COVID-19 TRAVEL RESTRICTIONS ON WILDLIFE
The COVID-19 pandemic has resulted in unprecedented impacts on human social behaviour. Air and ground traffic has been dramatically altered as a result of travel restrictions imposed on communities world-wide. This may have impacts on many species of wildlife, including mammals, resident and migratory birds, and many species at risk. We founded a research group that brings together ecological scientists from across the world who are studying these impacts on wildlife. For more information, see our website: https://www.c19-wild.org/
EFFECTS OF CONVENTIONAL OIL AND GAS EXTRACTION ON GRASSLAND SONGBIRDS
Since 2010, we have run a variety of graduate student-led projects out of Brooks, Alberta that assess wide-ranging impacts of anthropogenic disturbance on grassland songbirds, including species at risk. Recently, we began marking populations by banding adults and nestlings of several species. We also collaborate with the Grassland Songbird Intiative (with members from Environment and Climate Change Canada, The Bird Conservancy of the Rockies and The National Audobon Society) to work on full-annual life cycle modelling of grassland species.
CONSERVATION OF GRENADIAN BIRDS
Grenada is a small island country in the southern Lesser Antilles. Surprisingly little research has been done here to understand the unique avian community that occurs here. As a result, some of our conservation-related research here addresses really basic natural history knowledge – breeding period, nest locations and success, habitat selection, morphology and moult phenology. Like our other research projects, ultimately we plan to use this knowledge to help us conserve birds. We are particularly interested in how birds use the agroecosystem mosaic in the forested uplands.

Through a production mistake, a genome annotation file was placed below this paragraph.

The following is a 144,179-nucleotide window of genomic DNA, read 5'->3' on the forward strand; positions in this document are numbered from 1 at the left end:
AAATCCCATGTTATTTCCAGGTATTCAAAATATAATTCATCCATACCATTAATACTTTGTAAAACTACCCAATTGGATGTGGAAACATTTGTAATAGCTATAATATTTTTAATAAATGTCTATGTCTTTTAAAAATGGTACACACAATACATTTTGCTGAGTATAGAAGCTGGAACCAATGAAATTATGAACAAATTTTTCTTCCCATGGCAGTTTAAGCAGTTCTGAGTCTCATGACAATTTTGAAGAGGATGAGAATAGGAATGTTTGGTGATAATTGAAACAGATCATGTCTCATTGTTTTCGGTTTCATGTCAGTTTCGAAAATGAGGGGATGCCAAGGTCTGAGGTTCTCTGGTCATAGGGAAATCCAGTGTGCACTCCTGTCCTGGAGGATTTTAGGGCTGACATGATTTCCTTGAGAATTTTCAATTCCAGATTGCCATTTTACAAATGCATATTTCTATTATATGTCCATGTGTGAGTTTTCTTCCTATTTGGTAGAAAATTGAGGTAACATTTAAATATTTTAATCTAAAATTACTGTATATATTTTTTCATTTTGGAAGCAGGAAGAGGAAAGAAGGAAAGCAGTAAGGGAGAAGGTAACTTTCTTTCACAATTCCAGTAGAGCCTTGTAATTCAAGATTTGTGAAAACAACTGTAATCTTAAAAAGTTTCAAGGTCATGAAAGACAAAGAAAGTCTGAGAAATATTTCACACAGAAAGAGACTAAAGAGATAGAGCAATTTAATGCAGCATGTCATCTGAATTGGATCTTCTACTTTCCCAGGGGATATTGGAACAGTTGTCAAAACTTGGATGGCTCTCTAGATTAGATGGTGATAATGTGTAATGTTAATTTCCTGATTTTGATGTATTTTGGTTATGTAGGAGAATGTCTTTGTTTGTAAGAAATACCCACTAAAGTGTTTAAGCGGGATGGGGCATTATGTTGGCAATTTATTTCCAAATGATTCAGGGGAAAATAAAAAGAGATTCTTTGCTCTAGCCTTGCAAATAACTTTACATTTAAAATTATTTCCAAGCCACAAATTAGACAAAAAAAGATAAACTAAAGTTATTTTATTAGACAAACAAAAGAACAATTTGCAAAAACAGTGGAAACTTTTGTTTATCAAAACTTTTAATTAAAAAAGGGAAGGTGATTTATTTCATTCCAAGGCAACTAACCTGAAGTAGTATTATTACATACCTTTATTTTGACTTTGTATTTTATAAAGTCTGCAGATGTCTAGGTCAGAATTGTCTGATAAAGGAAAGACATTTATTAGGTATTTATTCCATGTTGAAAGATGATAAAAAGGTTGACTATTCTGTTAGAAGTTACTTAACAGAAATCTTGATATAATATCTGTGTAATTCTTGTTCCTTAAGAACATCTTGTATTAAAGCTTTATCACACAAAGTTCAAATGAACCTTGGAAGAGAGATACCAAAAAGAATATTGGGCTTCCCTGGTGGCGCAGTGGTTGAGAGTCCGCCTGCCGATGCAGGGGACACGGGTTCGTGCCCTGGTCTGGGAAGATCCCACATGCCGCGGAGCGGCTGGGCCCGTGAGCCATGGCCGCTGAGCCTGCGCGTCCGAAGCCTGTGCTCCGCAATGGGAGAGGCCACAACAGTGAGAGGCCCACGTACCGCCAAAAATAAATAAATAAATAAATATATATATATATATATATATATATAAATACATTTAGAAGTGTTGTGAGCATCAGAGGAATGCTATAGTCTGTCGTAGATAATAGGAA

EFFECTS OF ANTHROPOGENIC NOISE ON SONGBIRDS
Anthropogenic noise is an invasive and insidious pollutant that may impact behaviour, health, reproductive success, and survival of many species. We study its effects on songbirds using in-situ industrial infrastructure and through large-scale manipulative ecological studies. One of our focal areas is in southern Alberta, where noise from energy extraction infrastructure is pervasive. Our students have and continue to study effects of noise on abundance and nesting success, habitat selection, song structure, detection of songs and calls, territorial behaviour, genetic structure, stress, and survival.